Aluminum air pipes

How to prepare your pipes for the cold

POWELL, Tennessee (WATE) – As temperatures begin to drop, you might want to start thinking about winterizing your home.

“When you come in in cold weather and prepare your plumbing for the cold, you want to make sure everything is well insulated,” said Todd Keith, plumber at Hero Services. “You don’t want exposed piping leaking outside where it could freeze. Even places like crawl spaces or attics are common areas where they just aren’t properly insulated.

Keith said adding insulation in areas such as basements and crawl spaces will help maintain higher temperatures in those areas where pipes are typically located. Inside your home, he suggests opening kitchen and bathroom cabinet doors to allow warmer air to circulate around the plumbing.

Keith said: “You could definitely have inspections and maintenance done to make sure everything is weatherproof to make sure everything is properly insulated, make sure everything is properly installed”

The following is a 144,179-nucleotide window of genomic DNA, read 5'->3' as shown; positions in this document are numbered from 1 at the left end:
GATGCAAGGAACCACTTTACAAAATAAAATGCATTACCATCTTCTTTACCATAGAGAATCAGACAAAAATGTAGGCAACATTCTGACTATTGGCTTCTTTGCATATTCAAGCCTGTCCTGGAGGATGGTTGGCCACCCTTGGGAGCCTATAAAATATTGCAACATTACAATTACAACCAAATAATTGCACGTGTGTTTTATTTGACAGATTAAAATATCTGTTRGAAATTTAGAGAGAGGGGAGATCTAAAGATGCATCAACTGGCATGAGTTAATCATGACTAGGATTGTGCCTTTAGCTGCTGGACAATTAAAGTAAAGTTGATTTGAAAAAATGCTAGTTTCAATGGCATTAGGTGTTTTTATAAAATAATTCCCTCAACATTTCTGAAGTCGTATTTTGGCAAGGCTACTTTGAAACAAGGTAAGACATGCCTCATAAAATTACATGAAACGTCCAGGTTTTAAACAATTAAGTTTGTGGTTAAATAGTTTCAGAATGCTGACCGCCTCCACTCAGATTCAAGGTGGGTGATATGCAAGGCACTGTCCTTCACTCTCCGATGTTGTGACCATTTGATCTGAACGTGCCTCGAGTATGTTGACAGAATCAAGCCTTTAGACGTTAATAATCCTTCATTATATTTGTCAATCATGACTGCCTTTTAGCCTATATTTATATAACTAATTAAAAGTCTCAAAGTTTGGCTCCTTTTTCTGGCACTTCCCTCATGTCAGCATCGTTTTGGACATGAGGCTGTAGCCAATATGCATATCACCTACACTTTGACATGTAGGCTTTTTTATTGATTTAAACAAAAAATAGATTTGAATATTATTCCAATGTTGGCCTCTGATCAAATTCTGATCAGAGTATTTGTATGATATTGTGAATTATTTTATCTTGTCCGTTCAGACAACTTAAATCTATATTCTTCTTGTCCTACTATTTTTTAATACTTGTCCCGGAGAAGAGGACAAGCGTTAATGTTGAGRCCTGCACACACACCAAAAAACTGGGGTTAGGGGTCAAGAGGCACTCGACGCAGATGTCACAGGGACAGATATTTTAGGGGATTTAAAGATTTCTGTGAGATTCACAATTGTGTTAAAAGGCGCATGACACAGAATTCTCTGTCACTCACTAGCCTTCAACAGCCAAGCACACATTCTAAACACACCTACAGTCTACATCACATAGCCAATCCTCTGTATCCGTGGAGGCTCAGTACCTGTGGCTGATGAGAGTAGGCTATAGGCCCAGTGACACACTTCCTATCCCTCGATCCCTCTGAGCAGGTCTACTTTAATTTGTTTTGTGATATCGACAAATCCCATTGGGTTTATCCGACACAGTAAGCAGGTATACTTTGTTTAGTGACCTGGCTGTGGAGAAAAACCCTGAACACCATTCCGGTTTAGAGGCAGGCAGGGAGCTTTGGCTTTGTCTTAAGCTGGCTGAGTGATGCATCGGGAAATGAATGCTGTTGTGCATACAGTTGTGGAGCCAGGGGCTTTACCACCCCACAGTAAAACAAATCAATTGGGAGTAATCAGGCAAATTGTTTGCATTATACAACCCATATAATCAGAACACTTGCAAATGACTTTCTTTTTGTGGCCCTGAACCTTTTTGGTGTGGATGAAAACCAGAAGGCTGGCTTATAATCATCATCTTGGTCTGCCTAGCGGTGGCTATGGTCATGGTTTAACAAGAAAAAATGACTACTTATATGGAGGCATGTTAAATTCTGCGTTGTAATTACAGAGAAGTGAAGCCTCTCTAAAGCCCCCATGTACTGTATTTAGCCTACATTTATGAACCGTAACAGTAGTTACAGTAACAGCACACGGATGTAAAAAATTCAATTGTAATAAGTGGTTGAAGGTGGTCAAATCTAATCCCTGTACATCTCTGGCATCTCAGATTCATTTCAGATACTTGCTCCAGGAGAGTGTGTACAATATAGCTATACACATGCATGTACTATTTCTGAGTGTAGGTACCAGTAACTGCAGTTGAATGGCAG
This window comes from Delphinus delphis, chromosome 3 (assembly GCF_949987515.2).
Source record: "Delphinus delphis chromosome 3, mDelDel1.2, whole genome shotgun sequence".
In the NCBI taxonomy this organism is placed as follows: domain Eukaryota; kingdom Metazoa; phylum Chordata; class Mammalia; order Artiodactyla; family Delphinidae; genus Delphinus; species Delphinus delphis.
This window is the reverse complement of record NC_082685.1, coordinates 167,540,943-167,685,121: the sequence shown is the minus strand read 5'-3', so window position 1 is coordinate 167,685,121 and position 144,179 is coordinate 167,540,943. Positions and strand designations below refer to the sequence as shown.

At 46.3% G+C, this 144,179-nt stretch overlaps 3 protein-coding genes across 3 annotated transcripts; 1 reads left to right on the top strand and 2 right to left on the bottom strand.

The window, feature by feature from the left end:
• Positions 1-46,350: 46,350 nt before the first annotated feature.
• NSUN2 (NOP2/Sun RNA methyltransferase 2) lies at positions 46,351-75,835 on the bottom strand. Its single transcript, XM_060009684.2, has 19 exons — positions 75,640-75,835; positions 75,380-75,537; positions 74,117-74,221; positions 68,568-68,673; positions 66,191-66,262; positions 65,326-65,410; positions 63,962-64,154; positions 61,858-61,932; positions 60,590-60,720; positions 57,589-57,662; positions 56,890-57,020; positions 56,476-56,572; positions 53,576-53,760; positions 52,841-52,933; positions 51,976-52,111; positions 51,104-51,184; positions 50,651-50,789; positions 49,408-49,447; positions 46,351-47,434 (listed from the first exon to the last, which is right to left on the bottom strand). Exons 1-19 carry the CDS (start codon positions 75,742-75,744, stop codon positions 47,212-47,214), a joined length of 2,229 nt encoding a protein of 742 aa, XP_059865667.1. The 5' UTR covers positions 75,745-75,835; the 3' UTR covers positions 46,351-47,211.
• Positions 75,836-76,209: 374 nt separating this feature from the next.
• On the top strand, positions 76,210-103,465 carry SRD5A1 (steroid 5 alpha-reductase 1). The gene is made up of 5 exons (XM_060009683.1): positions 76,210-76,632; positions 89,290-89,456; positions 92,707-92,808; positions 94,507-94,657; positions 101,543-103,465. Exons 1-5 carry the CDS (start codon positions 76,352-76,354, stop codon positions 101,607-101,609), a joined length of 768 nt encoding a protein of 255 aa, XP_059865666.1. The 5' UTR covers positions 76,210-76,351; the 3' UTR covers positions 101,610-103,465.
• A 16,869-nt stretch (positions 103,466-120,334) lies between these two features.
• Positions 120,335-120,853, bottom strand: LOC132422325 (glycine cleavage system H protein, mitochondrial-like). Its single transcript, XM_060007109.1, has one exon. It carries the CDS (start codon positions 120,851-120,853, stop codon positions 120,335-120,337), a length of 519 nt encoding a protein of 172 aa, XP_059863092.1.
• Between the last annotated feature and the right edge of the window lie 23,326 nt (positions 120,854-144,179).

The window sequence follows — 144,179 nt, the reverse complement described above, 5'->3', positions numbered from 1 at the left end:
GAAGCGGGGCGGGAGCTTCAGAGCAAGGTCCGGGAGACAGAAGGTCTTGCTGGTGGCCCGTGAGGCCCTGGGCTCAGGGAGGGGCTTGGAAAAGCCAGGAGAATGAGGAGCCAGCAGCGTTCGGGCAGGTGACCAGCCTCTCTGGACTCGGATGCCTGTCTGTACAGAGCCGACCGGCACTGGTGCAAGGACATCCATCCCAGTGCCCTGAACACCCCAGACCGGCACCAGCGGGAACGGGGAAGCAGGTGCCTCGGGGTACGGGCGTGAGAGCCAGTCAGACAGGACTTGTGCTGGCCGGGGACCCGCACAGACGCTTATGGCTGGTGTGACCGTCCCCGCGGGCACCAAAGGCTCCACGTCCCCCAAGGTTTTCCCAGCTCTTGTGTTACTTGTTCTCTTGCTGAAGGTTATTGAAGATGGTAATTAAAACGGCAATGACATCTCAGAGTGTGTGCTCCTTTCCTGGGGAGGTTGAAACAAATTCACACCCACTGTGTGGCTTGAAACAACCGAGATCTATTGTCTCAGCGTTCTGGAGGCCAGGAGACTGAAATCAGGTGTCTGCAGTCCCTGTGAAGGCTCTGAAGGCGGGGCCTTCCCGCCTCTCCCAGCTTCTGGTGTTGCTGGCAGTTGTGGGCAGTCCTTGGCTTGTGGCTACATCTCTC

“Irrigation systems are very common,” explains Keith. “So anyone who has irrigation systems needs to make sure that they have been properly winterized. You want to disconnect this ebb [preventer]. This is a very common service problem. Usually you won’t know it until spring when you go to turn it back on. The backflow is an expensive part to repair or replace if it is frozen.

Disconnecting and checking these items now can prevent problems later. Keith also mentions that you need to make sure all of your bibs are frost resistant.

“Even checking like boxes of meters. Make sure the lids are in place. Sometimes landscapers can pull them out or they snap or something, so make sure they are in place as meter freezing is another common service call we get in the cold season.

However, if you end up with frozen pipes, “turn off the water to the house and do an inspection to see if you can find the lake.” If you can’t, call a professional plumber and we can come and check.

If you plan to take a vacation and leave your home for an extended period during the cold season, the American Red Cross suggests leaving the heating on in your home and setting it to no less than 55 degrees Fahrenheit.